If you'd like to reward them in some way for trying new-to-them foods, like with a tv show or special story time, that would be nice. But you really need to hold firm to the "dinner is what is in front of you" line. No dramatics, just that it is what it is and if they don't like that, they get cheerios.
posted by phunniemee at 7:17 AM on August 5 [3 favorites]


I sympathize with your initiative to break patterns of woe that are instilled by modern eating habits, but the diet that you outline seems narrow to say the least, boring probably being the better term for it. Expand especially the protein experience. These days, chicken is certainly not the healthiest (nor the only) alternative. Where have you got fish?? Lamb? Homemade meatballs? And there's little wrong with cheese (on beans... For example.)

And just don't yell and force them to eat great portions of what they don't want to eat. It doesn't work, no matter how hard you try, and it destroys peace at home. Expand your repertoire by looking up some real recipes and learning to make them. Explain to the kids how it's done. Let them participate in the choice process before the meal. Let them do some of the chopping and stirring. This all worked for me, at least.

Many kids don't like grown-up diets, and it is NOT only a matter of hotdogs versus "real" food. Many kids, for instance, like vegetables best when not boiled of cooked or whatnot. I gave my son crunchy cucumber sticks, carrot sticks, bits of tomato, and all went fine. The only ones to raise eyebrows were the grandparents. Some cooked vegetables are actually not very good for kids, so there is some sense to the madness. Observe and learn.
posted by Namlit at 7:18 AM on August 5 [4 favorites]


Yelling at them is a surefire way to give them serious food issues well into their adulthood. I understand that you're trying to build healthy bodies, but you're currently doing it at the expense of healthy minds.

I agree with everyone suggesting compromise. Can you mac a box of Kraft dinner and add chicken and green peas, for example? Sure, they'll pick out everything they don't like at first, but don't make it an issue. Eventually they'll come around.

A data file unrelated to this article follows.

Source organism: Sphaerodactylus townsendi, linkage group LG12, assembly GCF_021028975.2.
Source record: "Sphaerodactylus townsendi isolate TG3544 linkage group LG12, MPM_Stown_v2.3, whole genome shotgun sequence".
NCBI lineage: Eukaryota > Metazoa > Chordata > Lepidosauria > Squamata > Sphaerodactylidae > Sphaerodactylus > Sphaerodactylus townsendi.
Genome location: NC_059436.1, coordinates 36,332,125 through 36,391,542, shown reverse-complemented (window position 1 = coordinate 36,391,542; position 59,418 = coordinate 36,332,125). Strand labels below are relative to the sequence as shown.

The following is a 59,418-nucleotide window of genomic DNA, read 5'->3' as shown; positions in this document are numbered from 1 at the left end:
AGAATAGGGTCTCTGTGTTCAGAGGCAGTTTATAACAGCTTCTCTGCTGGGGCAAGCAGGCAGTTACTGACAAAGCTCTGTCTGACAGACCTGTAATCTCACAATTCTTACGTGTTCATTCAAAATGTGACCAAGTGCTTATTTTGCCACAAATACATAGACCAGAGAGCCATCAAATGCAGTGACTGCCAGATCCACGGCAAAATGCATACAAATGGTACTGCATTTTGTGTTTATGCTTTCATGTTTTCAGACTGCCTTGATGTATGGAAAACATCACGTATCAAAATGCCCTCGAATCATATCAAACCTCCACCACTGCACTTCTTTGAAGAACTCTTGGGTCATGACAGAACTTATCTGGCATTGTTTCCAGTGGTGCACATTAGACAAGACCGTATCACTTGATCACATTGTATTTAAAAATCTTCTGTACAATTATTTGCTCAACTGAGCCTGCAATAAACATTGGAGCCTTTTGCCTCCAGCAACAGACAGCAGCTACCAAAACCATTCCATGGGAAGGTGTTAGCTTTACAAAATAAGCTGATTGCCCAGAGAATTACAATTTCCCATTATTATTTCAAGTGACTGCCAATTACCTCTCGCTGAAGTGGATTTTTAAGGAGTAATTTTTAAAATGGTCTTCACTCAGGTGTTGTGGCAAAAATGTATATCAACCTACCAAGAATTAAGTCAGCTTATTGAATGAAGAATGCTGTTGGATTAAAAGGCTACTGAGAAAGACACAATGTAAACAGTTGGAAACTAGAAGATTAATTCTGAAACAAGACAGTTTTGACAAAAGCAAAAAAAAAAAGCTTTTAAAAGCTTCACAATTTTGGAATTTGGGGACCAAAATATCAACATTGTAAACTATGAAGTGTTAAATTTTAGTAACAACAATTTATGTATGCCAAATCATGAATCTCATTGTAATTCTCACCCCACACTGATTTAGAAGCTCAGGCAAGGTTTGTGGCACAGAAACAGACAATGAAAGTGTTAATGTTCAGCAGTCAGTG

Here's an interesting article on getting kids to eat new foods -- apparently they need to taste something 6 - 9 times before they'll actually eat it. It may be worth just adding whatever you consider "good" food to what is considered "bad" food (and making food choices into moral choices is also, by the way, a great way to fuck up a person's eating habits for life) and waiting. I suspect it will work out fine in the end.
posted by AmandaA at 7:19 AM on August 5 [6 favorites]


@xingcat: Ranch dressing works for some of the veggies, and I'm okay with doing that to an extent. But I want to cut sugar out completely if I can. If I have to make the sacrifice in order to get them to eat, I suppose that's okay for now.

Pasta is something I avoid completely. I hesitate to include it in everything, but it would be something I could use for the kids.

@chaiminda: I don't want anyone to think that yelling and forcing them to eat is what I want to do. My goal is to simply place the food on the table and provide it as a choice. As most people can relate to, things get out of hand and I lose my head. That's what I was getting at.

I like your suggestion, although we've eliminated breads from the house. If I have to go back to bread just for them, I suppose that's an option.

@bfrankin: My son eats mostly what I eat. The girls coming in eat junk food all the time, so understandably -- I may have to ween them off of that slowly.

The 6-year-old's health goal is... she doesn't have one. She's 6. She doesn't care. She wants sugar, sugar, and sugar. And I think you are taking my 'biohacking' comment too far. I'm not saying I 'biohack' the kids. I simply stated that fact to preface where I'm coming from. I want them to be healthy. I'm not loading them up on supplements or injecting things into the food. This is whole, natural food. That's it. And the health effects are not negligible in the long term with both examples you provided. I understand your point, but that's untrue.
posted by MMALR at 7:19 AM on August 5


"My standard response is yelling and forcing them to eat a large portion of it."

That is abuse. Stop it.
posted by travelwithcats at 7:21 AM on August 5 [78 favorites]


You should Google food neophobia. Basically, we all suffer from it after 24 months of age or so, and it means that our *default* reaction to new foods/flavors is to not like them. It takes 10-12 exposures to get over that hump and have an honest opinion.